By sequencing its genome, scientists are homing in on the genes and genetic pathways that allow the juicy pineapple plant to thrive in water-limited environments. The new findings, reported in the journal Nature Genetics, also open a new window on the complicated evolutionary history of grasses like sorghum and rice, which share a distant ancestor with pineapple.
The team used computing resources of the iPlant Collaborative, the National Science Foundation’s computational infrastructure for life sciences led by the University of Arizona (UA), to assemble and annotate the pineapple genome.
CoGe, a comparative genetics platform developed at UA and powered by iPlant’s infrastructure, enabled the researchers to compare pineapple and related genomes, and to share datasets securely.
Humans have cultivated pineapple for more than 6,000 years, beginning in present-day southwest Brazil and northeast Paraguay. Today, more than 85 countries produce about 25 million metric tons of pineapple fruit each year, with a gross production value approaching $9 billion.
Like many plants, the ancestors of pineapple and grasses experienced multiple doublings of their genomes. Tracking the remnants of these “whole-genome duplications” in different plant species helps researchers trace their shared — and independent — evolutionary histories.
“Our analysis indicates that the pineapple genome has one fewer whole genome duplication than the grasses that share an ancestor with pineapple, making pineapple the best comparison group for the study of cereal crop genomes,” said University of Illinois plant biology professor Ray Ming, who led the multi-institutional pineapple genome sequencing effort. The work uncovered evidence of two whole-genome duplications in the pineapple’s history, and validated previous findings of three such duplications in grasses.
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Photosynthesis converts solar energy to chemical energy, allowing plants to build the tissues that sustain life on Earth. Pineapple makes use of a special type of photosynthesis, called crassulacean acid metabolism, or CAM, which has evolved independently in more than 10,000 plant species. Pineapple is the most economically valuable plant among those 10,000 species, Ming said.
Most crop plants use a different type of photosynthesis, called C3.
“CAM plants use only 20 percent of the water used by typical C3 crop plants, and CAM plants can grow in dry, marginal lands that are unsuited for most crop plants,” Ming said.
A closer look at the pineapple genome revealed that some genes that contribute to CAM photosynthesis are regulated by the plant’s circadian clock genes, which allow plants to differentiate day and night and adjust their metabolism accordingly.
“This is the first time scientists have found a link between regulatory elements of CAM photosynthesis genes and circadian clock regulation,” Ming said. “This makes sense, because CAM photosynthesis allows plants to close the pores in their leaves during the day and open them at night. This contributes to pineapple’s resilience in hot, arid climates, as the plant loses very little moisture through its leaves during the day.”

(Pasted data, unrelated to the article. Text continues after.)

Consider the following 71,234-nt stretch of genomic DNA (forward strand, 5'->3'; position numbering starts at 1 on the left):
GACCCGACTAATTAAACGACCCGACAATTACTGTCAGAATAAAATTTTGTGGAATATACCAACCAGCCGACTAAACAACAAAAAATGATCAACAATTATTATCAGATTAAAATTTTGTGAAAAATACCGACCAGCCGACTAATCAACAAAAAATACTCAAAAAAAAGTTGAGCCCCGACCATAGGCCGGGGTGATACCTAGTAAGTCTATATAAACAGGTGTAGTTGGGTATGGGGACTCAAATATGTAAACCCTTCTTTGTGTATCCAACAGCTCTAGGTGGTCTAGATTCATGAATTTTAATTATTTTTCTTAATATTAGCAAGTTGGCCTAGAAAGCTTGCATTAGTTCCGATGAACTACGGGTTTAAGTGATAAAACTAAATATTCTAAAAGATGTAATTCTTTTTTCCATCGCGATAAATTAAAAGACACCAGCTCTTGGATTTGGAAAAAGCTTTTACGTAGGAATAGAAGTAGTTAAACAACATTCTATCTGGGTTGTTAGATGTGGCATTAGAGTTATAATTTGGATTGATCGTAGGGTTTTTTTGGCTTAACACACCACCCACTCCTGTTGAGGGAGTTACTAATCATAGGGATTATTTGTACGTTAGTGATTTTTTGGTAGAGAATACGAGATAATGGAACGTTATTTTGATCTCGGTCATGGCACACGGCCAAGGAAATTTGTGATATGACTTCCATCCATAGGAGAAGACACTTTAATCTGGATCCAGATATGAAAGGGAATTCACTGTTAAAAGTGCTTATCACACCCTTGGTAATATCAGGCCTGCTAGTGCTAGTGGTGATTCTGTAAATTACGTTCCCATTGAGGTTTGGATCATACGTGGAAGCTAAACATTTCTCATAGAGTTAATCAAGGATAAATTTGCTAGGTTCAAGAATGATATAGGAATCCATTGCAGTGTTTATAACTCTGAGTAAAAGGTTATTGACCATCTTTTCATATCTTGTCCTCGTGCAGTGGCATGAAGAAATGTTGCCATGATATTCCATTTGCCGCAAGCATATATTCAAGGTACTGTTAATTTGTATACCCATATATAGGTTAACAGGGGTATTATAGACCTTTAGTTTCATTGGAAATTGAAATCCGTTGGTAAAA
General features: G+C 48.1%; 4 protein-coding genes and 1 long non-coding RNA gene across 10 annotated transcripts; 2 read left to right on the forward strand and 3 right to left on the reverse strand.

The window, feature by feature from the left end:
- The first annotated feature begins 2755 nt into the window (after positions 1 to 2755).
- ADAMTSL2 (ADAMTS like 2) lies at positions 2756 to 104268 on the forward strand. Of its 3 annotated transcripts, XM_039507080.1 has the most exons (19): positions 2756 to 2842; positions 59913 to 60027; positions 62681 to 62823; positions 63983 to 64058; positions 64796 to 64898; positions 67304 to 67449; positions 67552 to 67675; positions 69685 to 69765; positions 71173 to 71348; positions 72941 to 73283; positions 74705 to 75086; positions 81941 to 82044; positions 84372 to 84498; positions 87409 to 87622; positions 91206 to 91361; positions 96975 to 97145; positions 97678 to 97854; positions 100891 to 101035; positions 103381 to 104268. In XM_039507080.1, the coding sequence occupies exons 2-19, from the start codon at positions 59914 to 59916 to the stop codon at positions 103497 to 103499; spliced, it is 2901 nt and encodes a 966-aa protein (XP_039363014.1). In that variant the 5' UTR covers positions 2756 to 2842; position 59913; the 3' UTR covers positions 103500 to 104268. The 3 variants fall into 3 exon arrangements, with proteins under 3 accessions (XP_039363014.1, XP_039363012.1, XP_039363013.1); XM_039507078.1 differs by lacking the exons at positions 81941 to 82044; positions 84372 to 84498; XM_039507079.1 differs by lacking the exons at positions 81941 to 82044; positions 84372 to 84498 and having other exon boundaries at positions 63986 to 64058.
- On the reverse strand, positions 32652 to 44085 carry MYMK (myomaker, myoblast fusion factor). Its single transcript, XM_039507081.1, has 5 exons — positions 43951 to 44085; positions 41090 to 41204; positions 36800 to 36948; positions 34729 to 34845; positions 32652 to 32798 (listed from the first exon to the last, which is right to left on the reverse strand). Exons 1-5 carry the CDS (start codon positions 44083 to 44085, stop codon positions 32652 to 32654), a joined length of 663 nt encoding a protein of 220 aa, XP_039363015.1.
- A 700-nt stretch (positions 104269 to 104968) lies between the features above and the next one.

The combination of attitudes allows the plant to absorb and “fix carbon dioxide into molecules during the night, concentrate it in its leaves and release it the next day for photosynthesis,” Ming said.
“Drought is responsible for the majority of global crop loss, so understanding the mechanisms that plants have evolved to survive water stress is vital for engineering drought tolerance in crop species,” the researchers wrote. “CAM plants can keep their stomata closed during the daytime… greatly reducing water loss.”
CAM and C4 photosynthesis, which is common among grasses, use many of the same enzymes to concentrate carbon dioxide in plant leaves, the researchers report. Other plants, such as soybeans, use less efficient C3 photosynthesis, which lacks the carbon dioxide-concentrating mechanisms of C4 and CAM photosynthesis.
The team discovered that CAM photosynthesis evolved by reconfiguring molecular pathways involved in C3 photosynthesis.
“All plants contain the necessary genes for CAM photosynthesis, and the evolution of CAM simply requires rerouting of pre-existing pathways,” they wrote.
Understanding the evolution of these different types of photosynthesis will help scientists in their efforts to develop more productive, drought-tolerant varieties of essential crops, Ming said.
For example, the U.S. Department of Energy has funded a project to explore the genetic mechanisms that enable CAM photosynthesis and drought tolerance in desert-adapted plants — with the aim of introducing those traits to potential biofuels crops.
Adapting food crops to be more tolerant of drought will also help humans adapt to climate change, Ming said.
“Higher water-use efficiency is a highly desirable trait, given the need to double food production by 2050 in the context of a changing climate,” he said.
The iPlant Collaborative is a federation of the University of Arizona, Texas Advanced Computing Center, Cold Spring Harbor Laboratory, and the University of North Carolina Wilmington. iPlant is funded by National Science Foundation award numbers DBI-0735191 and DBI-1265383.